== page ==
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Wonder Woman 1984

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Why it’s worth your time:

First of all, it’s really nice to see everyone again! The fantastic opening sequence in Themyscira, the Amazonian paradise that raised Wonder Woman, brings back Lilly Aspell, Connie Nielsen and Robin Wright — reprising their roles in the original film as a young Diana, Queen Hippolyta, and her sister General Antiope. We see Diana learn that “greatness doesn’t come from lies.” So, hold that thought. 

The Diana we meet in 1984 is more world-weary, wiser, and savvier, but very lonely. Let’s face it: Long relationships aren’t really a thing when you’re immortal. You either outlive all your friends, or they start asking questions, or both. She may come off as strong, confident, and aloof to awkward co-worker Barbara Minerva, played by Kristn Wiig, but it’s just a way to keep her distance from other people so no one gets hurt. 

But then, the mysterious “dreamstone” comes across Barbara’s desk, carrying an inscription claiming to grant wishes. Diana silently wishes that Steve Trevor (Chris Pine), who she still misses terribly, were alive. Barbara wishes to be like Diana. It’s just a worthless rock, right? What’s the harm?

Enter Maxwell Lord, played by Pedro Pascal, a desperate and cash-poor TV personality who promises everyone he can help them get-rich-quick. He’s been searching for the dreamstone for years, as the answer to all his problems, and that answer is one word: More. More money, more power, more love and attention. MORE. Again, what could possibly go wrong? We soon find out. As Diana, Barbara, and Max become more and more desperate to hold on to their wishes, the world literally crumbles around them.

Wonder Woman 1984 shines when it explores the motivations and humanity of each of these characters. Their wishes come from a desire to change their circumstances for the better, but they don’t understand the consequences. Max’s powers start to physically eat him from the inside out; Barbara becomes sexier and more confident, but loses her compassion and integrity; and Diana gets the love of her life back, but slowly loses her invulnerability. No one is really a villain here, though, which is an interesting take for a superhero movie, and one that keeps the body count to a minimum. Really, I’ve never seen so many people not die in a superhero movie. 

Wonder Woman 1984 also works as a candy-colored period piece, hitting all the highlights of the 80s:  The mall! Leg warmers! Aerobics! Parachute pants! It’s slightly cheesy, but in a Stranger Things kind of way. What can I say, I enjoyed the flashback to my childhood. 

Kristin Wiig’s Dr. Minerva is my favorite performance. Self-conscious, awkward and clumsy, Minerva is in awe of the statuesque Diana and how she commands the attention of others. Barbara, on the other hand, is quickly forgotten by the boss who hired her only a few days before. There is a great scene, the night after she makes her wish, when she wakes up at her desk. Rather than going home to change, she takes off the frumpy skirt she was wearing over leggings (totally rockin’ that ’80s style), pulls down her hot pink sweater over them, and pops on her baby-blue heels, instantly transforming from a 5 to a 9 on the hotness scale. See, Barbara, the sexiness was within you the whole time!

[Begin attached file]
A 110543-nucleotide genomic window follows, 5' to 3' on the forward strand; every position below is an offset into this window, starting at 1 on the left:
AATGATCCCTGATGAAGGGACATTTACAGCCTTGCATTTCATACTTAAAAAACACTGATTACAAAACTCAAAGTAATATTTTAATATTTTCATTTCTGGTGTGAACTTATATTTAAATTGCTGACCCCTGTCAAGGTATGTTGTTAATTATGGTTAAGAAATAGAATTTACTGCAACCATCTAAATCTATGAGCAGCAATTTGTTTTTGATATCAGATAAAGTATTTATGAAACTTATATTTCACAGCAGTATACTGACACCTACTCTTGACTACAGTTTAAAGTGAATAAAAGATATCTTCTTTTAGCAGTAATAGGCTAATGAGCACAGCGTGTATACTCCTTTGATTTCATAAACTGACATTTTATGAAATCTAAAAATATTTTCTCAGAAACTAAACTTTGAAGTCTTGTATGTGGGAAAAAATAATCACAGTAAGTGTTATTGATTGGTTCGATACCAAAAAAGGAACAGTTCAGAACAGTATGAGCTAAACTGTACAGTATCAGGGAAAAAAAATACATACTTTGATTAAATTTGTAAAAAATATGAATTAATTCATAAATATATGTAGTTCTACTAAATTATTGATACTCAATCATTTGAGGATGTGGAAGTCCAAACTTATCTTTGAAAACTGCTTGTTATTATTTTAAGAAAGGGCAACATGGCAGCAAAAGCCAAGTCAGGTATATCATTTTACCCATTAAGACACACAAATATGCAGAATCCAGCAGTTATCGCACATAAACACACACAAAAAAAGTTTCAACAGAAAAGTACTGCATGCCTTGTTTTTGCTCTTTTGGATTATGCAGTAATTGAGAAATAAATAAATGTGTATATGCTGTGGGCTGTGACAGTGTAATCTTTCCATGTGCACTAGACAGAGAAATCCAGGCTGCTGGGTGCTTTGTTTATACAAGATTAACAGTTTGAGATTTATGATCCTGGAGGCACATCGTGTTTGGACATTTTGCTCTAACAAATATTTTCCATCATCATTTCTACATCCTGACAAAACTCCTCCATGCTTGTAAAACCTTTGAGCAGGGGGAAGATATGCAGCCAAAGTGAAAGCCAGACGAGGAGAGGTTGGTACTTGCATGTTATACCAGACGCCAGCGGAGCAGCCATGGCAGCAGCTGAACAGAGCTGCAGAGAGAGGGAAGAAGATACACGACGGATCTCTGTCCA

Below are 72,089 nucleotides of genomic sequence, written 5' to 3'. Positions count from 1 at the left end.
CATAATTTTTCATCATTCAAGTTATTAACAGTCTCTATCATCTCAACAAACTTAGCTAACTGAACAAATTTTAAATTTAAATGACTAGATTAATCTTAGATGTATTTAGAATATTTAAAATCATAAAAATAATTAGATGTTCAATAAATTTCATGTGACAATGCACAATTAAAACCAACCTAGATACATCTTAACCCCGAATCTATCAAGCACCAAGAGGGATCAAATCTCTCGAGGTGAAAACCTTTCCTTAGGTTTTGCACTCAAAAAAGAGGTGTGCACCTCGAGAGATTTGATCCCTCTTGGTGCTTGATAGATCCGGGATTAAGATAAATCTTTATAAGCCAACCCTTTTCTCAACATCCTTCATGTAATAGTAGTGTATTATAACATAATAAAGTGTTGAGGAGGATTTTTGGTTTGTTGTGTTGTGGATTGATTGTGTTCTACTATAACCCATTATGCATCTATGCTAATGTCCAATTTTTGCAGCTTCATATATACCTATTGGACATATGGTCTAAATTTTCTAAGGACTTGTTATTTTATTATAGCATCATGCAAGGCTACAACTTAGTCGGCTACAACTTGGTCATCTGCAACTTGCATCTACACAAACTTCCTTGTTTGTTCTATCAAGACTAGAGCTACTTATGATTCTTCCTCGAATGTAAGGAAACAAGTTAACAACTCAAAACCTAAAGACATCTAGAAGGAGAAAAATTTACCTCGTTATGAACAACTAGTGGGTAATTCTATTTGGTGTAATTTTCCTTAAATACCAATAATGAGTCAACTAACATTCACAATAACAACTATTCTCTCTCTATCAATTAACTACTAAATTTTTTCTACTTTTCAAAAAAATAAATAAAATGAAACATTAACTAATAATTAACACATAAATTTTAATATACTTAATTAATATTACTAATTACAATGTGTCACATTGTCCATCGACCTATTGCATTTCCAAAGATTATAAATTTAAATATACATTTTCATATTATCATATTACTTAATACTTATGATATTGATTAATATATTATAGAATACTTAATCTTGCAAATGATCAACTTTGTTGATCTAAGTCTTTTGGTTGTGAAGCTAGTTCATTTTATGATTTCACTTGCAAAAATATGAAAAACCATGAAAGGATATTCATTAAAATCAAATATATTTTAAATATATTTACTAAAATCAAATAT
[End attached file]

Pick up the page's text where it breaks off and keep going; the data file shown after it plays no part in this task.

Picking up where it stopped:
Meanwhile, Chris Pine (my favorite Chris) is on board to provide some fan service. Diana has been pining over this guy through three movies now, so it’s about time we see if he holds up to the hype. And he does, more or less. He and Gadot still have great chemistry. Paralleling the first movie, he even gets his own fish-out-of-water scene, trying to find the perfect outfit to go out into the world. His wide-eyed wonderment at modern technology and fashion is cute, especially when he becomes overly attached to a fanny pack and a pair of Nikes.

But, admittedly, Steve Trevor is also part of the biggest problem that the movie has — explaining how this particular “magic rock” McGuffin works. Diana wishes for him and he appears…in the body of another man. Why this man? It’s never explained. Why doesn’t he just materialize as himself? Never explained. And Diana is a supernatural being herself, so you would think that game would recognize game, so to speak. At the very least, it’s creepy. At worst, there are some questionable consent issues. But either way, she’s disturbingly nonchalant about the whole thing. Is it a psychological side-effect of the dreamstone? Yet again, never explained. Max gets more wishes by granting wishes, which he just seems to have made up as a thing, since it certainly isn’t in the instructions. The rules of the dreamstone seem to be made up as the movie goes along. It’s a continuous head scratcher that brings the action screaming to a halt. 

Ultimately, though, those issues don’t get in the way of the film’s great and timely message that no one is alone, and that most of us are feeling lost, unappreciated and powerless, just like everyone else. And of course, only by working together can we truly make the world a better place. 

The takeaway:

Wonder Woman 1984 has its issues, but it’s a funny, nostalgic and heartwarming escape, and the special-effects are terrific. The performances and the period theme do a good enough job of carrying the movie. The ultimate takeaway? We may feel all alone, but remember, we’re in this together.

Watch it with:

There’s minimal sex and violence, so it’s fairly safe around kids. Girls especially will love it because all the women are smart, beautiful, and kick much ass, even the crazed ones.

Worth noting:

The running time is just over two and a half hours, which is definitely too long by at least 20 minutes, but that’s the DC Universe for you. Stay for the post-credit scene, though; it’s worth it.

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